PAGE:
On Thursday the world appeared to have dodged a bullet, but much like counting your chickens before the hatch, the market reacted a little too quickly and early to the assumed outcome of the EU referendum in Britain. The result was Friday which does not need to be rehashed here.
The week over week changes for VIX and the standard monthly VIX futures appear below. Things we look more dramatic if I’d use the Thursday to Friday changes to construct the chart.
Periodically I’ll throw how the near dated futures are doing relative to spot VIX. This is as good a time as any to look at the generic week over week short term VIX futures and spot VIX changes. I’ve started to learn that a flat shape for the short term curve is close to normal. This is a good description of the 6/17 pricing below. We rarely see a defined shape, but the Friday closing prices are in a definite backwardation when comparing the next three weekly expirations to each other and spot VIX.
We got list making moves from VIX last week. What I mean is we got a move that ranked highly relative to other VIX one day price changes. However, one of the moves are not exactly what people would expect.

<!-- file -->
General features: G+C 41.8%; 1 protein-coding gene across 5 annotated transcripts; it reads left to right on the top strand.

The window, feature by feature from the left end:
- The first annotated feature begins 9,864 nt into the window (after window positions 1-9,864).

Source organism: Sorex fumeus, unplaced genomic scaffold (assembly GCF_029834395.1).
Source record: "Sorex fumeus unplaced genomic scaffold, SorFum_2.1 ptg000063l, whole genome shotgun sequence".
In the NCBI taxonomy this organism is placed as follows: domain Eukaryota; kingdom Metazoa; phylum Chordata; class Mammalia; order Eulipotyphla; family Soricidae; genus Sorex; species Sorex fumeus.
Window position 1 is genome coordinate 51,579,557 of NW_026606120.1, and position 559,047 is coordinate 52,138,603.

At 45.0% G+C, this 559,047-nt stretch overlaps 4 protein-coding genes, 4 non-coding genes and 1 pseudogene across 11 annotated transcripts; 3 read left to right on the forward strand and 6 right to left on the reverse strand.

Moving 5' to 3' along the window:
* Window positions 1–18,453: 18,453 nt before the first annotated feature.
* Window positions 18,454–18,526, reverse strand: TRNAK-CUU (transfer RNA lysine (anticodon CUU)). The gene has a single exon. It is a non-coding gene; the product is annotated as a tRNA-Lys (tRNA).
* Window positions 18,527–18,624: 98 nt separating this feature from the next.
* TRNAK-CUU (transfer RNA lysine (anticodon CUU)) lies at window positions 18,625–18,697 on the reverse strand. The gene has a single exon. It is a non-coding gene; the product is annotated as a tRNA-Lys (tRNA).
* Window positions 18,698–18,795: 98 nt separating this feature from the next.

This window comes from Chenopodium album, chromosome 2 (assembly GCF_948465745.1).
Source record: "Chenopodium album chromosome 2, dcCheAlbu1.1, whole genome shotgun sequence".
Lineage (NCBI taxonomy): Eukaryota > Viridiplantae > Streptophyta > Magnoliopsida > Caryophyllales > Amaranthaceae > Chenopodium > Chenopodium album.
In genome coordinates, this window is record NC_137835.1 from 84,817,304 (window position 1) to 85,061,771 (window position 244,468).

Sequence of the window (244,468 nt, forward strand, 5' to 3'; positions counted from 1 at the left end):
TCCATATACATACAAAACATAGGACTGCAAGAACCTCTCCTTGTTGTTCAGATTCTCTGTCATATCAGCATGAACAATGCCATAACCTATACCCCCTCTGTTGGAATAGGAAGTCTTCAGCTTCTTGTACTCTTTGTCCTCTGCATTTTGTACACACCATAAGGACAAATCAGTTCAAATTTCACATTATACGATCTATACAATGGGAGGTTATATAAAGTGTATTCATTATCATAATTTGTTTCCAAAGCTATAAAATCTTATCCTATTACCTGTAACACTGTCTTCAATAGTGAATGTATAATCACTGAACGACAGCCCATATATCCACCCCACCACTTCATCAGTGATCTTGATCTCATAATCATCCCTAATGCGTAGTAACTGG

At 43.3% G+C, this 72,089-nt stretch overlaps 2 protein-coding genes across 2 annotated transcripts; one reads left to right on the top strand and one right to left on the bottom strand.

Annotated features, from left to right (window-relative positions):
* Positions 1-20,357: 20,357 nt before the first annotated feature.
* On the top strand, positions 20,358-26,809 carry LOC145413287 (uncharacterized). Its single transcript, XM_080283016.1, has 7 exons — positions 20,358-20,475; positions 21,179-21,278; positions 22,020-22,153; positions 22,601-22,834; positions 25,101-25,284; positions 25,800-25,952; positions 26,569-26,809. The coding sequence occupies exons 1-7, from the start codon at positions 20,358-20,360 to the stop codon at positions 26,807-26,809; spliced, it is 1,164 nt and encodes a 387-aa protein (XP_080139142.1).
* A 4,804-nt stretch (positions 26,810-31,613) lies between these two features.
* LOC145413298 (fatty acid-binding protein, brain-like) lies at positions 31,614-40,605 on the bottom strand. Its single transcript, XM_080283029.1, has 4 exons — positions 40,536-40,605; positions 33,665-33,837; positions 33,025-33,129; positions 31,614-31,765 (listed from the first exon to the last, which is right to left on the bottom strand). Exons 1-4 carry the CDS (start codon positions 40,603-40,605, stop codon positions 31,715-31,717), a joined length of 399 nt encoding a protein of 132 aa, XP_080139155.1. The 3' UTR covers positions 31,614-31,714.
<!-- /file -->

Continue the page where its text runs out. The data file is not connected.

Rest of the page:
First, the not so surprising historically significant move was Friday with VIX rising 49.33% which is the 5th biggest rise for VIX on record. The top ten positive price changes from VIX appear in the table below.
Now on the what many people missed. Thursday VIX was down 18.52% which is the 15th biggest drop on record. The table below shows the 15 biggest drops on record for VIX including Thursday’s price action.
OK, great we had some big moves. Everyone is looking for signals as to what to expect now. The trading week is on the horizon and we are all putting in overtime this weekend to prepare for what is to come. With that line of thinking I took a look at what the S&P 500 did after big moves in either direction for VIX.
First, back to the biggest rally days. Arbitrarily I looked at 5, 10, 20, and 30 day price changes for the S&P 500 after each of the big rallies in VIX. The history is sort of a mixed bag. More often than not, 30 days down the road the stock market has moved up, but there a couple of nasty drawdowns included on the table below.
Now for the S&P 500 post a big drop in VIX. For the dramatic VIX drops, or the top 10 on the list below, there are a lot of red numbers. You get below the first ten and the results are a bit more positive. But again the results are a mixed bag.